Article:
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Posted November 11, 2003
'Anna Livia's astringently humorous, no-holds-barred novel, 'Bruised Fruit,' is the story of British Caroline, lesbian escapee from an abusive relationship; Sydney, dainty hermaphrodite with a Southern drawl; and Patti, bisexual with a trust fund who inexorably, it seems, kills every man she sleeps with.' 'These three, along with a tantalizing array of minor characters, are thrown together in San Francisco, each in search of someone to tell his or her--or in the case of Sydney, his and her--secrets to. When fate gathers them at the home of Ella Weissman, a feminist therapist whose house is her significant other, the intertwined tale of their loves, fears, and confusions sinuously unfolds.' After I read the first few chapters of 'Bruised Fruit,' I was confused. Who is this story about Patti, Caroline or Sydney? A light bulb lit up inside of my head. This book was about all three characters. The author intricately wove a web that brought these characters together as bruised fruit later in the chapters. 'Bruised Fruit' may have confused me at first. Then I found myself entangled in the storyline. I didn't want to sit the book down. Caroline is continually shocked by exposure to her own 'tales of the city.' Sydney feels compelled, once and for all, to pick a gender. Patti wants to be sexually attractive without giving in to everyone else's desire and its negative effects, where she kills every man she sleeps with. (Patti does not kill them through the act of sex. She cannot be that talented. Or may be she is.) Then Patti finds herself attracted to Caroline. Could this be the death of Caroline? Does Sydney find love and chose a gender? Livia wrote 'Bruised Fruit' as a mixture of chilling comedy and neogothic. One thing I was taught by reading 'Bruised Fruit' was that I would check the fruit carefully in my cart before taking it home. It is better to squeeze it first and get to know your fruit. This way you will have no unwanted surprises. Place a copy of 'Bruised Fruit' in your cart. It is better than most characters you have taken home or fruit you have purchased!Was this review helpful? Yes NoThank you for your feedback. Report this reviewThank you, this review has been flagged.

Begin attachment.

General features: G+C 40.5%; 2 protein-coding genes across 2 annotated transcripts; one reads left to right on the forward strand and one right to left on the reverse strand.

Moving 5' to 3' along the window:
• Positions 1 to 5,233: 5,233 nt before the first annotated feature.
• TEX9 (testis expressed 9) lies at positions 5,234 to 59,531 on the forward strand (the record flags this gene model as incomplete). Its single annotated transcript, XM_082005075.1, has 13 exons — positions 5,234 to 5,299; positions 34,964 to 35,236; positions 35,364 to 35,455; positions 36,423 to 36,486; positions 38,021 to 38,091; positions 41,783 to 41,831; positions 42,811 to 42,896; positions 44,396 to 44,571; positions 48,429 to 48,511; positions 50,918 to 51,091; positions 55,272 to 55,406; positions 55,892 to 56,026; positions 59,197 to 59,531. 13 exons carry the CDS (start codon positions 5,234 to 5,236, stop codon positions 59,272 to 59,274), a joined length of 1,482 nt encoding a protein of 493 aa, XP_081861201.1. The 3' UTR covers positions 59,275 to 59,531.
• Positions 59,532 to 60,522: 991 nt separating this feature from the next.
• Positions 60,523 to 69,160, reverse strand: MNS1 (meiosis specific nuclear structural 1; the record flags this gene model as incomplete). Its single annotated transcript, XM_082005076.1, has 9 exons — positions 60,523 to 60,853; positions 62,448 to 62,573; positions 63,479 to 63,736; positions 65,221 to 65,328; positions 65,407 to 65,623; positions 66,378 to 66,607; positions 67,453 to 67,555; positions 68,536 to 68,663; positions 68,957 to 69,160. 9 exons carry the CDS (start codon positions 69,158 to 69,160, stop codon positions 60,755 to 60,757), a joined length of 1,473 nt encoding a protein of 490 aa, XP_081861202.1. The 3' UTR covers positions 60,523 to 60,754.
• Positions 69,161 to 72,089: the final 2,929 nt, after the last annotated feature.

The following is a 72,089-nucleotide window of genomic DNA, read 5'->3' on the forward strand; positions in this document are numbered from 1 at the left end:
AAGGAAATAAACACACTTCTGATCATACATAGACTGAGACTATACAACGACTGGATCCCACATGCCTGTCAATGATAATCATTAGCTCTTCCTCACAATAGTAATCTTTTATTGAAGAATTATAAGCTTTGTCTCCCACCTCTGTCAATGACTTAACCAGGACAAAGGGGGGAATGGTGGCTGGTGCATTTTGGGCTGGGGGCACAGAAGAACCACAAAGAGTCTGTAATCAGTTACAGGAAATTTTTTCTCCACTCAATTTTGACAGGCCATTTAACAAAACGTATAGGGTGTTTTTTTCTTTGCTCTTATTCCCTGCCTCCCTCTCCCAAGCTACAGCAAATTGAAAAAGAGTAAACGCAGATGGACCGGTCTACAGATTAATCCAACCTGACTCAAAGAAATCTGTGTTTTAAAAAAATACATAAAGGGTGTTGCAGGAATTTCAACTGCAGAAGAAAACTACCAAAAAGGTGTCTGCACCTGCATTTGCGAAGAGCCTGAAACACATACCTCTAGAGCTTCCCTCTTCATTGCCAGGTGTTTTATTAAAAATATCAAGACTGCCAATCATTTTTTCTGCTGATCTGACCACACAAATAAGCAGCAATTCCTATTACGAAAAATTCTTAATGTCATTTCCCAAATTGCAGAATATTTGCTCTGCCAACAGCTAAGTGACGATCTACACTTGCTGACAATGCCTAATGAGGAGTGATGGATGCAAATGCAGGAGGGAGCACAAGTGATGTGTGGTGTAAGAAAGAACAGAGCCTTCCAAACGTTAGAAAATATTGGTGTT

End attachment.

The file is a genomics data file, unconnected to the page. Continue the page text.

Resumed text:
Posted April 6, 2001
A wacky, lighthearted style of writing applied to some serious subjects - incest, domestic abuse, and murder to name a few. If you enjoy a quickly paced novel that doesn't take itself too seriously, you might find Bruised Fruit to your liking.Was this review helpful? Yes NoThank you for your feedback. Report this reviewThank you, this review has been flagged.